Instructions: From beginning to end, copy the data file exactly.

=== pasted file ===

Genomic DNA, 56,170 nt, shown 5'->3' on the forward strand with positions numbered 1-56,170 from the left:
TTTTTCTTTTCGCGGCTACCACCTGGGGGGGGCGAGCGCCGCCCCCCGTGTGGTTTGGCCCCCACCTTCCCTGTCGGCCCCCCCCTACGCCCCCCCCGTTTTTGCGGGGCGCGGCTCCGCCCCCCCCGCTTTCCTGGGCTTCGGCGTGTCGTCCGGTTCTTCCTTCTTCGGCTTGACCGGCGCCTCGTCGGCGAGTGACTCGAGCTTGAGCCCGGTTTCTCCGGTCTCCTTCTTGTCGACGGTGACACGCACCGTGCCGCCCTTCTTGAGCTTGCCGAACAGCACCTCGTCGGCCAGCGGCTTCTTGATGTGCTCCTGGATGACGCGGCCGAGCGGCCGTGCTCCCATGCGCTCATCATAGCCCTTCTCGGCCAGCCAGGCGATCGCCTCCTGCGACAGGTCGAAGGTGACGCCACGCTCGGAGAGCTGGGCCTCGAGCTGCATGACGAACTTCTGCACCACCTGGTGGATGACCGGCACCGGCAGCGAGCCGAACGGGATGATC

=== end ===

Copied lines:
Genomic DNA, 56,170 nt, shown 5'->3' on the forward strand with positions numbered 1-56,170 from the left:
TTTTTCTTTTCGCGGCTACCACCTGGGGGGGGCGAGCGCCGCCCCCCGTGTGGTTTGGCCCCCACCTTCCCTGTCGGCCCCCCCCTACGCCCCCCCCGTTTTTGCGGGGCGCGGCTCCGCCCCCCCCGCTTTCCTGGGCTTCGGCGTGTCGTCCGGTTCTTCCTTCTTCGGCTTGACCGGCGCCTCGTCGGCGAGTGACTCGAGCTTGAGCCCGGTTTCTCCGGTCTCCTTCTTGTCGACGGTGACACGCACCGTGCCGCCCTTCTTGAGCTTGCCGAACAGCACCTCGTCGGCCAGCGGCTTCTTGATGTGCTCCTGGATGACGCGGCCGAGCGGCCGTGCTCCCATGCGCTCATCATAGCCCTTCTCGGCCAGCCAGGCGATCGCCTCCTGCGACAGGTCGAAGGTGACGCCACGCTCGGAGAGCTGGGCCTCGAGCTGCATGACGAACTTCTGCACCACCTGGTGGATGACCGGCACCGGCAGCGAGCCGAACGGGATGATC